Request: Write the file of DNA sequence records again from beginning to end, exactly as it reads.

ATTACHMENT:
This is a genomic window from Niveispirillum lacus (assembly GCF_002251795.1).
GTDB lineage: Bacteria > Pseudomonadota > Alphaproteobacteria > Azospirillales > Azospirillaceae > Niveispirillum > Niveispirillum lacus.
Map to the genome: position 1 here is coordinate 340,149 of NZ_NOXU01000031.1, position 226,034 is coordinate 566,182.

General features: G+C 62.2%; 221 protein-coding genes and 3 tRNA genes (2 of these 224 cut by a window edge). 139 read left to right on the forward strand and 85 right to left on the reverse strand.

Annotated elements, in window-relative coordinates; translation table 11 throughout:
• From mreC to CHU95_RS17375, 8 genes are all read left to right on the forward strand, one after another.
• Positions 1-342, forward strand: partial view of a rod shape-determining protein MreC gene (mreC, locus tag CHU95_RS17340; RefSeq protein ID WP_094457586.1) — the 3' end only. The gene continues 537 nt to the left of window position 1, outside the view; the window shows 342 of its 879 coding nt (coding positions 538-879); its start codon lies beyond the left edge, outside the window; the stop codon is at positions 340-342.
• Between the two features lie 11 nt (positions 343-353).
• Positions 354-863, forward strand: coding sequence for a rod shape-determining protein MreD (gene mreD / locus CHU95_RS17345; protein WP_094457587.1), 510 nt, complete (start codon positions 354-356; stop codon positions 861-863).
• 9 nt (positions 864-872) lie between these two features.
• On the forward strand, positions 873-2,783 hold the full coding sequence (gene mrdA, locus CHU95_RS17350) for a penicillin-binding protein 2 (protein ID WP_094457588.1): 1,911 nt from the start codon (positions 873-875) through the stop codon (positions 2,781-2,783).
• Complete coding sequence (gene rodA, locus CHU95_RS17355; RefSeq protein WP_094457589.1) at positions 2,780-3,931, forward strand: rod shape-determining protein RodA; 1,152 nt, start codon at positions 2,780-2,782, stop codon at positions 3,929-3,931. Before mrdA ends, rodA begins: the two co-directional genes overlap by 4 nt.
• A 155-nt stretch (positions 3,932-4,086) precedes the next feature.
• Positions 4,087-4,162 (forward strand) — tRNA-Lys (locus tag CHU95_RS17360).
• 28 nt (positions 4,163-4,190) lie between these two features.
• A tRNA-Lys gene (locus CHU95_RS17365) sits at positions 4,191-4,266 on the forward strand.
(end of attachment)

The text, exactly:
This is a genomic window from Niveispirillum lacus (assembly GCF_002251795.1).
GTDB lineage: Bacteria > Pseudomonadota > Alphaproteobacteria > Azospirillales > Azospirillaceae > Niveispirillum > Niveispirillum lacus.
Map to the genome: position 1 here is coordinate 340,149 of NZ_NOXU01000031.1, position 226,034 is coordinate 566,182.

General features: G+C 62.2%; 221 protein-coding genes and 3 tRNA genes (2 of these 224 cut by a window edge). 139 read left to right on the forward strand and 85 right to left on the reverse strand.

Annotated elements, in window-relative coordinates; translation table 11 throughout:
• From mreC to CHU95_RS17375, 8 genes are all read left to right on the forward strand, one after another.
• Positions 1-342, forward strand: partial view of a rod shape-determining protein MreC gene (mreC, locus tag CHU95_RS17340; RefSeq protein ID WP_094457586.1) — the 3' end only. The gene continues 537 nt to the left of window position 1, outside the view; the window shows 342 of its 879 coding nt (coding positions 538-879); its start codon lies beyond the left edge, outside the window; the stop codon is at positions 340-342.
• Between the two features lie 11 nt (positions 343-353).
• Positions 354-863, forward strand: coding sequence for a rod shape-determining protein MreD (gene mreD / locus CHU95_RS17345; protein WP_094457587.1), 510 nt, complete (start codon positions 354-356; stop codon positions 861-863).
• 9 nt (positions 864-872) lie between these two features.
• On the forward strand, positions 873-2,783 hold the full coding sequence (gene mrdA, locus CHU95_RS17350) for a penicillin-binding protein 2 (protein ID WP_094457588.1): 1,911 nt from the start codon (positions 873-875) through the stop codon (positions 2,781-2,783).
• Complete coding sequence (gene rodA, locus CHU95_RS17355; RefSeq protein WP_094457589.1) at positions 2,780-3,931, forward strand: rod shape-determining protein RodA; 1,152 nt, start codon at positions 2,780-2,782, stop codon at positions 3,929-3,931. Before mrdA ends, rodA begins: the two co-directional genes overlap by 4 nt.
• A 155-nt stretch (positions 3,932-4,086) precedes the next feature.
• Positions 4,087-4,162 (forward strand) — tRNA-Lys (locus tag CHU95_RS17360).
• 28 nt (positions 4,163-4,190) lie between these two features.
• A tRNA-Lys gene (locus CHU95_RS17365) sits at positions 4,191-4,266 on the forward strand.